English  453
Dr. Morillo
Romantic Period
Tompkins G118

Second Paper Assignment.


Due Friday, April 1, at my office, Tompkins 270 . Please turn in the paper in 2 forms: printed out on paper AND as a emailed file to morillo@unity.ncsu.edu. Be sure to put your last name in the file name.

Letter-graded assignment worth 20% of your final grade.

6-7 pages, double-spaced typed/printed text.
Standard margins.
If you have any other format questions, ask me.
 
Pick ONE:

1) Is Mary Shelley's Frankenstein a story with a moral? If so, what is it? If not, how and why does it avoid having a moral? Select the best textual evidence for whatever claim you decide to make. Your job is to argue, not simply summarize.

2) Frankenstein is structured as what is called a "nested narrative." That is, there is a story, within a story, within a story. Identify what you consider to be the most important layers of this series of stories, who is telling or writing them, and then construct an argument about why Mary Shelley may have decided to use this particular narrative structure for her tale.  Is there some relationship between the form the story takes and what it is about?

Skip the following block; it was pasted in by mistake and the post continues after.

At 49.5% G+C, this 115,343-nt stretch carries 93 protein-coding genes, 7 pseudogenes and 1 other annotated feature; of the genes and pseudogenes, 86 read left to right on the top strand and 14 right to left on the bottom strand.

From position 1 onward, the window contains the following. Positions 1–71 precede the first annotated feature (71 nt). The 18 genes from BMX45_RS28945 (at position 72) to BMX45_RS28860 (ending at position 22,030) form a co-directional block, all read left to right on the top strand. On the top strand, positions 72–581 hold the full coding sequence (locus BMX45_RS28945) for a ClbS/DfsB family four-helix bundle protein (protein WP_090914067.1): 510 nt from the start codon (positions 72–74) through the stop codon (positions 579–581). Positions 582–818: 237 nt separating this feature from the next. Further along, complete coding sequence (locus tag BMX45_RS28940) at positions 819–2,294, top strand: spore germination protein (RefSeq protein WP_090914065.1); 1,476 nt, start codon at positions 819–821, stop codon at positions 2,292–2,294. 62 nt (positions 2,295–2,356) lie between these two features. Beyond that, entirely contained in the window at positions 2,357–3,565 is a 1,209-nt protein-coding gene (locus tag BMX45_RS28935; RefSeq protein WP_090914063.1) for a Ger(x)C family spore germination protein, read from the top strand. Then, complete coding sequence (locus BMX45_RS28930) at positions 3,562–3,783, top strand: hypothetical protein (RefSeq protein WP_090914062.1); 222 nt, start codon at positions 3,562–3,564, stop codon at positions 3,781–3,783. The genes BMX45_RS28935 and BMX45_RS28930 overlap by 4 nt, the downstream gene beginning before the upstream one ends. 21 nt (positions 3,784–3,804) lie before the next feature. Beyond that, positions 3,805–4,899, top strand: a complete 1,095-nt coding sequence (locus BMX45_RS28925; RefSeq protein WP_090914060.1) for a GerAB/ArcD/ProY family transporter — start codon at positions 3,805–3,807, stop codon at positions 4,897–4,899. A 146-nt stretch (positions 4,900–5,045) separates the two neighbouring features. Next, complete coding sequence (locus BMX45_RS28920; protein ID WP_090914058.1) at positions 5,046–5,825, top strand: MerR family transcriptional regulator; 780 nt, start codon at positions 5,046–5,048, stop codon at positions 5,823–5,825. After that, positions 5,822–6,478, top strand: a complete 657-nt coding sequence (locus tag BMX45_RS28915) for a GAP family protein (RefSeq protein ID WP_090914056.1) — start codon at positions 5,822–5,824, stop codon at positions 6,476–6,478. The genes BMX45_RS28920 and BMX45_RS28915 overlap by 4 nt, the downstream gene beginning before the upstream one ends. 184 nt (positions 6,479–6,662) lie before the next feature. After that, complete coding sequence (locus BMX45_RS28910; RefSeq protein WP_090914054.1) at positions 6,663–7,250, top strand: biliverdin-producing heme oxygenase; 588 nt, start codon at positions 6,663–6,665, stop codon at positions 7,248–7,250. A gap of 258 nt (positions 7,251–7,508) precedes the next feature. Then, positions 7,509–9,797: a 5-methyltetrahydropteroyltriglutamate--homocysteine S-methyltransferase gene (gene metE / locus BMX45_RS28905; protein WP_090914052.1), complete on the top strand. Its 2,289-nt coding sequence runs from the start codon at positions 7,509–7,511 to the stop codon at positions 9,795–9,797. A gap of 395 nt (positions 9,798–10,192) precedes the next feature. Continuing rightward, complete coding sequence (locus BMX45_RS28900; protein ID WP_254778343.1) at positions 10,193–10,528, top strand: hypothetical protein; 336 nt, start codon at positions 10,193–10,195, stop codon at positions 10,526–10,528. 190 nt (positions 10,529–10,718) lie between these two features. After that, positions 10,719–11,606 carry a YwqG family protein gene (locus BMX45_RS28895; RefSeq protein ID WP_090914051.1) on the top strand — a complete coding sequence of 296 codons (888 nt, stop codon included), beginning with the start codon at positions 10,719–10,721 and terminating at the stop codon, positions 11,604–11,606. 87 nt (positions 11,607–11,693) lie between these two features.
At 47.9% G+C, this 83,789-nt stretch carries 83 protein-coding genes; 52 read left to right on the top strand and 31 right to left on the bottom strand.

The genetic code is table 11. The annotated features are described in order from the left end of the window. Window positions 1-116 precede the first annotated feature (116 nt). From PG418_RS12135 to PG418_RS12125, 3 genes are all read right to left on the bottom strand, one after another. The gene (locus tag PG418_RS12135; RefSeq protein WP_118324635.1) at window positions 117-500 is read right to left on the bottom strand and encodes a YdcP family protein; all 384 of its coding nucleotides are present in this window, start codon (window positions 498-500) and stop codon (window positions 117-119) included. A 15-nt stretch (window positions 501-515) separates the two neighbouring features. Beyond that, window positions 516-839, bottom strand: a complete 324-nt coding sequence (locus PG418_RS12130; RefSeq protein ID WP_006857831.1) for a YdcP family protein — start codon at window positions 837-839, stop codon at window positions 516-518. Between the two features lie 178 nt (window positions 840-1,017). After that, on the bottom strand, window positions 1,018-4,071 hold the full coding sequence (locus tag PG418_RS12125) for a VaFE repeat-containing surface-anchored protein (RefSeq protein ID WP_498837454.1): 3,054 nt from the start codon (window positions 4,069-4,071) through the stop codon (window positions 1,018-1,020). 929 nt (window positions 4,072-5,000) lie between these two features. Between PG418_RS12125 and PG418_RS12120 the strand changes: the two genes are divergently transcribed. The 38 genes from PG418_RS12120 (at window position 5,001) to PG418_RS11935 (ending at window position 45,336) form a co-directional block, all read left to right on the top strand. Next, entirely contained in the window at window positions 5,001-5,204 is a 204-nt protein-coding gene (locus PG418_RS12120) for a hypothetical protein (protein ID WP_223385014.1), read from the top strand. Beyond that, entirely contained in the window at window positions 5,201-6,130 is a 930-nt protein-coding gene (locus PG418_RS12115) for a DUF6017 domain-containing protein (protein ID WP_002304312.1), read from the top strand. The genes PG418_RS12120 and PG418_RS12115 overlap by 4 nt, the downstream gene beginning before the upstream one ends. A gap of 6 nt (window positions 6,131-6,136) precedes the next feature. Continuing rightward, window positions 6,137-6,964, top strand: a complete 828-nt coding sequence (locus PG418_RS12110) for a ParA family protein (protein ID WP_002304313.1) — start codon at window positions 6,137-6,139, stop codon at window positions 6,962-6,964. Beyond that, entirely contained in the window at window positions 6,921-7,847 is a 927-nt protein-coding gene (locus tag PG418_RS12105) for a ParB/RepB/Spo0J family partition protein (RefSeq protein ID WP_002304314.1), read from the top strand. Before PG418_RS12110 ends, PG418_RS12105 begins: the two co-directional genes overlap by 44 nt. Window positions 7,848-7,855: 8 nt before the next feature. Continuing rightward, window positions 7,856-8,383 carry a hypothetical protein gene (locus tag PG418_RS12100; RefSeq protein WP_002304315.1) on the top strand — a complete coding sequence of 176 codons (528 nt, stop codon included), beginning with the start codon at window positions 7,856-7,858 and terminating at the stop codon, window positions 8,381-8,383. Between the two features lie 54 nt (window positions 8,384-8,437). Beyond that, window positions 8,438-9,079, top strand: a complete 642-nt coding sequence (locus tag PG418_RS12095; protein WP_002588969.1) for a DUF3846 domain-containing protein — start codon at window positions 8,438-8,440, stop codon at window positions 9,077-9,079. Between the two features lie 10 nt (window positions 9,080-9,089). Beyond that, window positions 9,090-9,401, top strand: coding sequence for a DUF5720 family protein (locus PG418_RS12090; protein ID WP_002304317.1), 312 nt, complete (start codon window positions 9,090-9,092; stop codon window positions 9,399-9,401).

3) Byron's Manfred begins with an epigraph from Shakespeare's Hamlet. Is Byron's brooding Count best understood as a rewriting of Shakespeare's dour Danish prince? Identify  the most important similarities and differences between the two troubled heroes in order to construct an argument either for or against reading Byron's play as a rewriting of Shakespeare's tragedy.
This one will require a good grasp of two plays.

4) Generations of readers have noted and often been puzzled by the fact that Manfred lives in Switzerland but calls upon a series of gods from pagan Greek tradition (Nemesis) and from an Eastern religion: Zoroastrianism.  Manrfred's scenes with Arimanes, god of evil, and his fraught relationship with Astarte, his Aphrodite-like forbidden love, all create dramatic characters out of principle gods of one Eastern religion.  The prophet figure for that same religion is called Zarathustra. How helpful to understanding Byron's whole play is it to see Manfred as type of Zarathustra? Are the Zoroastrian touches in the play just so much exotic window-dressing, or are they central to understanding what this play is about?
This one will require you to choose useful secondary sources to learn about the life of Zarathustra and Zoroastrianism.

5) Pick your own topic about any work on the syllabus after Blake and through Mary Shelley.  You must put this in writing and hand it to me on paper, in class, by Monday, March 21 , so I can see that it has potential to produce a successful essay.

 

Feel free to discuss your developing ideas with me.